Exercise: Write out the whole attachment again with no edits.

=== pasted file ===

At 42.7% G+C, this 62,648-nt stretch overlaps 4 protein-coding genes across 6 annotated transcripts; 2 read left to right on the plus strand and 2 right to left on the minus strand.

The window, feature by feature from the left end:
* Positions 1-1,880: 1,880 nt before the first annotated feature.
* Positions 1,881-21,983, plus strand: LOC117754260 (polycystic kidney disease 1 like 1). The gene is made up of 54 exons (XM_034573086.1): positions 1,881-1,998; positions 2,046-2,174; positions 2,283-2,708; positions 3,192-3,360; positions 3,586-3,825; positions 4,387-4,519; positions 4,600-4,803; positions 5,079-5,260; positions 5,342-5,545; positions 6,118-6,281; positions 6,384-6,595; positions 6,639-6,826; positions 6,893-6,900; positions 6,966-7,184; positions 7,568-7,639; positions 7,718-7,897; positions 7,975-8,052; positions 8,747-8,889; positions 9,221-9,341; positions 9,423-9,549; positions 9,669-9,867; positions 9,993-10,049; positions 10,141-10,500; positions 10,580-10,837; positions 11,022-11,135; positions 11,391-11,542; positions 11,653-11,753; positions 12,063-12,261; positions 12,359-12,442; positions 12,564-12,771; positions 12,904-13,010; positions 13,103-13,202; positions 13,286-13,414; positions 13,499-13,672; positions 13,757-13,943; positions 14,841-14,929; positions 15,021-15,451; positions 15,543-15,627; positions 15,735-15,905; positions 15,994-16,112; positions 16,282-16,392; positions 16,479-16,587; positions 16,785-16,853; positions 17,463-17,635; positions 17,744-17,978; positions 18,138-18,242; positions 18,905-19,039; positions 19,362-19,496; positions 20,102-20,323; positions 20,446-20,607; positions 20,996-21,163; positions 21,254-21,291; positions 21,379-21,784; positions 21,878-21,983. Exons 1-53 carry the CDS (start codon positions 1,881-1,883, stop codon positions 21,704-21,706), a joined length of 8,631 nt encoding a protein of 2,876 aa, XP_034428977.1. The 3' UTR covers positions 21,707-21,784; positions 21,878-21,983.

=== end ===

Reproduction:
At 42.7% G+C, this 62,648-nt stretch overlaps 4 protein-coding genes across 6 annotated transcripts; 2 read left to right on the plus strand and 2 right to left on the minus strand.

The window, feature by feature from the left end:
* Positions 1-1,880: 1,880 nt before the first annotated feature.
* Positions 1,881-21,983, plus strand: LOC117754260 (polycystic kidney disease 1 like 1). The gene is made up of 54 exons (XM_034573086.1): positions 1,881-1,998; positions 2,046-2,174; positions 2,283-2,708; positions 3,192-3,360; positions 3,586-3,825; positions 4,387-4,519; positions 4,600-4,803; positions 5,079-5,260; positions 5,342-5,545; positions 6,118-6,281; positions 6,384-6,595; positions 6,639-6,826; positions 6,893-6,900; positions 6,966-7,184; positions 7,568-7,639; positions 7,718-7,897; positions 7,975-8,052; positions 8,747-8,889; positions 9,221-9,341; positions 9,423-9,549; positions 9,669-9,867; positions 9,993-10,049; positions 10,141-10,500; positions 10,580-10,837; positions 11,022-11,135; positions 11,391-11,542; positions 11,653-11,753; positions 12,063-12,261; positions 12,359-12,442; positions 12,564-12,771; positions 12,904-13,010; positions 13,103-13,202; positions 13,286-13,414; positions 13,499-13,672; positions 13,757-13,943; positions 14,841-14,929; positions 15,021-15,451; positions 15,543-15,627; positions 15,735-15,905; positions 15,994-16,112; positions 16,282-16,392; positions 16,479-16,587; positions 16,785-16,853; positions 17,463-17,635; positions 17,744-17,978; positions 18,138-18,242; positions 18,905-19,039; positions 19,362-19,496; positions 20,102-20,323; positions 20,446-20,607; positions 20,996-21,163; positions 21,254-21,291; positions 21,379-21,784; positions 21,878-21,983. Exons 1-53 carry the CDS (start codon positions 1,881-1,883, stop codon positions 21,704-21,706), a joined length of 8,631 nt encoding a protein of 2,876 aa, XP_034428977.1. The 3' UTR covers positions 21,707-21,784; positions 21,878-21,983.